AFA NEWS: Air Force Drone Swarm Program Entering Virtual Phase

By Mikayla Easley
An artist's rendering of networked, collaborative and autonomous weapons.

Air Force illustration

NATIONAL HARBOR, Md. — The Air Force’s Golden Horde program is entering a new phase that will allow companies to demonstrate technologies against swarming drones in a simulation environment.

The next steps of the swarming drone program’s development — dubbed Operation Protovision — was announced as a collaboration between the Air Force Research Laboratory, Defense Innovation Unit and Johns Hopkins Applied Physics Lab on Sept. 15. It will provide a virtual environment called the “Golden Horde Colosseum” where companies will compete as “gladiators” in order to test and assess the capabilities of the Golden Horde.

The simulation will allow the industry’s best collaborative weapons to come together and have a “virtual face-off,” Maj. Gen. Heather Pringle, commander of AFRL, told reporters Sept. 21 at the Air Force Association’s Air-Space-Cyber conference in National Harbor, Maryland. 

“The win for the research lab and for our acquirers is that we get to see the cutting edge technologies that are out there,” Pringle said. “But on the industry side, it gives them important feedback about how their technologies can operate in a mission-relevant space.”

Golden Horde is one of the service’s four top priority Vanguard science-and-technology programs. The platforms are designed to be a collection of small, networked, expendable drones that can react to changes in their environment and within their own systems.

The weapons systems had several successful live demonstrations earlier in 2021 with small diameter bombs, an improvement after a December 2020 demonstration of Golden Horde had several problems. Pringle said that after the successful demonstrations, the natural next step is entering a digital arena.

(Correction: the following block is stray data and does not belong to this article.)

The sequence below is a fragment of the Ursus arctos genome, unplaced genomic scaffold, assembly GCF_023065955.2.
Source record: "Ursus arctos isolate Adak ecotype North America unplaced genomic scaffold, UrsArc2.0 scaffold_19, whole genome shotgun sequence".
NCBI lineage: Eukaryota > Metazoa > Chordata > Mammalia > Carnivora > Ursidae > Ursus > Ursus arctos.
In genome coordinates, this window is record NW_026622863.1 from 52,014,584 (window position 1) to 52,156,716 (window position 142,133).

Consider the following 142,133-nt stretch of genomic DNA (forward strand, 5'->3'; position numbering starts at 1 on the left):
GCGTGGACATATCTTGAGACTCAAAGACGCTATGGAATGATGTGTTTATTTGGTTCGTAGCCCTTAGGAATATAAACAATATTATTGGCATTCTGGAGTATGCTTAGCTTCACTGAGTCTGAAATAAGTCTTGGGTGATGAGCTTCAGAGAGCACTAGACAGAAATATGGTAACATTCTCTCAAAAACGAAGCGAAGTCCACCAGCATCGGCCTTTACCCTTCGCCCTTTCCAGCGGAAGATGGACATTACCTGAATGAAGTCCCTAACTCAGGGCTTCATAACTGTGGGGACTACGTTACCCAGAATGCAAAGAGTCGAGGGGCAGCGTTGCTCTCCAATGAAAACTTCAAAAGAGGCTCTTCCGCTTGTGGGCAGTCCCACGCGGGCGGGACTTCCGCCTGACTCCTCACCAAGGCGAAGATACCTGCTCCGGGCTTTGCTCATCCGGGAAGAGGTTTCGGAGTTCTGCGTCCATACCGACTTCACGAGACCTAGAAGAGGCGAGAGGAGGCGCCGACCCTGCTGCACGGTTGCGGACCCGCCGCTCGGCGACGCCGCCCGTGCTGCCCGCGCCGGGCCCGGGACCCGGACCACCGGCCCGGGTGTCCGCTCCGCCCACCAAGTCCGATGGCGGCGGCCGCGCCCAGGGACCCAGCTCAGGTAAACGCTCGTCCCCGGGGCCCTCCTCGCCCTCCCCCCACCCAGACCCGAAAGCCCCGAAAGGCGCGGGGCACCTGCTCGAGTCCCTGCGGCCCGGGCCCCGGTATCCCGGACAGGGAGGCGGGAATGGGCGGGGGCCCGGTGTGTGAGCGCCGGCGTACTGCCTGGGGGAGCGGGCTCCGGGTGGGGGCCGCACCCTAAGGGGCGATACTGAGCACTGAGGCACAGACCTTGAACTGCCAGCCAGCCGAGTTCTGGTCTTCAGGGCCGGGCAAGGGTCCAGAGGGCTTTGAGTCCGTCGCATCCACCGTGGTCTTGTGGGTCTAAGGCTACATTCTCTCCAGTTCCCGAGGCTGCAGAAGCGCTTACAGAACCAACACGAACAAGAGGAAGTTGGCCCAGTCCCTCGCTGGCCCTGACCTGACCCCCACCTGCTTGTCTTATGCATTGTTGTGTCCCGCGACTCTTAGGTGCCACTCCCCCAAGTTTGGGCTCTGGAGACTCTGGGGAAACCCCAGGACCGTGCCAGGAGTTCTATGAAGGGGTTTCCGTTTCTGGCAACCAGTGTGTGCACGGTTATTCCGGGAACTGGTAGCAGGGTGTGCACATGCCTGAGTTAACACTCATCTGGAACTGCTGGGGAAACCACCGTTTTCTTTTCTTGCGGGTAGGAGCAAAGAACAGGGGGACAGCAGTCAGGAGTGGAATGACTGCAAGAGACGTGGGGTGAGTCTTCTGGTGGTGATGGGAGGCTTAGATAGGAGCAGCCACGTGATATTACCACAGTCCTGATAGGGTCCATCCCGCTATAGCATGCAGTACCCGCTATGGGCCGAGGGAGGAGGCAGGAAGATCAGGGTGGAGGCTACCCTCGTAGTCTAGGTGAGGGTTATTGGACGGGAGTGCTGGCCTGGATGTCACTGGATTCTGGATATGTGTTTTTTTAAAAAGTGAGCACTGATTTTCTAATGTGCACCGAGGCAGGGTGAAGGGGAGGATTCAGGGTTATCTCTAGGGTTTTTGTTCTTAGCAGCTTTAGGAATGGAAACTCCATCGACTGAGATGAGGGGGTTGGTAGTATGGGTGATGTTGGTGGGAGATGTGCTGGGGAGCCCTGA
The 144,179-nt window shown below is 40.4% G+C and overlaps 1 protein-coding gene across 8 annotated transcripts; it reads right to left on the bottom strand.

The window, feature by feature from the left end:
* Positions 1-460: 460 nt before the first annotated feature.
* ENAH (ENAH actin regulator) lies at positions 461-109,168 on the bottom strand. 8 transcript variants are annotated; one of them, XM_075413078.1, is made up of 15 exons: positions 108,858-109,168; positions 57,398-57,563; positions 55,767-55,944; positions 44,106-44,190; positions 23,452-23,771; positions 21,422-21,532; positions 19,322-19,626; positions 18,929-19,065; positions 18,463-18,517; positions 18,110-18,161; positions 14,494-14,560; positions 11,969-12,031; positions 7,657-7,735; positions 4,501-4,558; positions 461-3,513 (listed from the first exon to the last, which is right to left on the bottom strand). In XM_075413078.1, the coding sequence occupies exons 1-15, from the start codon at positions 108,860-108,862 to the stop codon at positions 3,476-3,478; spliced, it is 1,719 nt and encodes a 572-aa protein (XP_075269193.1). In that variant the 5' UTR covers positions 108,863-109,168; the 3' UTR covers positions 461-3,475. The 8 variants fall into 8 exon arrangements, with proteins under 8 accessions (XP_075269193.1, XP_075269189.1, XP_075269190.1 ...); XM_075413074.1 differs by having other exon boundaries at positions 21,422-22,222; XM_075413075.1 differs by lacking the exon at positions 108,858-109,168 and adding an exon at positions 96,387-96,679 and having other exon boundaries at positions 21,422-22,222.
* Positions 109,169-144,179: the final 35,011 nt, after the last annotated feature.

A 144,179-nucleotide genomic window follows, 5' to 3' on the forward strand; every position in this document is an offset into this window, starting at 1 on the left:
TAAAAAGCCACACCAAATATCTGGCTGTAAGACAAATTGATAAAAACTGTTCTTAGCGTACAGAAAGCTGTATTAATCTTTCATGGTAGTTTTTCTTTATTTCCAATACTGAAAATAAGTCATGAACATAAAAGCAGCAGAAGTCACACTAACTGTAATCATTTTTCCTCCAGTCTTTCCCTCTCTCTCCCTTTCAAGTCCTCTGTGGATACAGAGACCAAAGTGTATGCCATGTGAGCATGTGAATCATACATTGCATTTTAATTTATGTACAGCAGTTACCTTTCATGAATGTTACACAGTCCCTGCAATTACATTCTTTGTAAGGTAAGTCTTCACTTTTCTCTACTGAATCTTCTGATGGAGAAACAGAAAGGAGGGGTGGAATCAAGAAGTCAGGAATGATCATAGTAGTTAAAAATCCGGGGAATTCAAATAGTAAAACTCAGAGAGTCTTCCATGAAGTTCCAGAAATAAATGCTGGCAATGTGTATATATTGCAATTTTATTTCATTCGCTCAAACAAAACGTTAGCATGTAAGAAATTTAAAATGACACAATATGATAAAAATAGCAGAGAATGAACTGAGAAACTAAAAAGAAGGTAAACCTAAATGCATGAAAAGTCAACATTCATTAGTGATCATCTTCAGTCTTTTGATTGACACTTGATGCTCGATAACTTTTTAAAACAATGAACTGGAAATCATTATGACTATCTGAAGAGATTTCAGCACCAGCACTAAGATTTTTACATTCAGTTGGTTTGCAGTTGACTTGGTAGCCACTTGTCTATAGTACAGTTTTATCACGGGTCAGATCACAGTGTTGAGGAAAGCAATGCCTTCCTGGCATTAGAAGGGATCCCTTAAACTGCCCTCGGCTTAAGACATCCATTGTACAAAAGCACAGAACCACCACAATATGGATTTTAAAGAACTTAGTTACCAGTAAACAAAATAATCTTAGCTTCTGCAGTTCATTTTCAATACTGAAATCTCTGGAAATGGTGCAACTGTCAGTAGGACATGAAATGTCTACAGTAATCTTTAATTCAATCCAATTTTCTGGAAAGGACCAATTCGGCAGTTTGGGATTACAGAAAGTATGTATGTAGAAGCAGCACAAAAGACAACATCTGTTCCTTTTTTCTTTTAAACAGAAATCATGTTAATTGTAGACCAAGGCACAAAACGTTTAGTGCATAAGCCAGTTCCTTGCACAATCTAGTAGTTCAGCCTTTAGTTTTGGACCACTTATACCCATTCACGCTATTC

“This is going to be an ongoing, open competition,” Pringle said. "The environment is one we’re aiming to transition to the acquirer so that they can ensure that the whole acquisitions pipeline is building the cutting edge network of collaborative weapons of the future.”

Autonodyne, EpiSci, L3Harris, Lockheed Martin, Shield AI, Systems & Technology Research and Georgia Tech Research Institute have all been awarded contracts and will compete alongside the AFRL government team, according to a Sept. 15 press release. Pringle added that AFRL will work out a schedule of future competitions that will follow the first one.

The other three Vanguard program include: Skyborg autonomous wingman technology, Rocket Cargo logistics and the Navigation Technology Satellite-3 (NTS-3). Pringle emphasized that, with the Vanguard programs, it is important to stay focused in order to develop capabilities that can eventually be transitioned to warfighters.

“At one point in time we thought, ‘We can’t just keep adding Vanguards,'” she said. "We’re going to have to continuously look at which ones are continuing to progress and how we are delivering them as we bring on new ones."


Topics: Air Force News, Robotics and Autonomous Systems, Robotics

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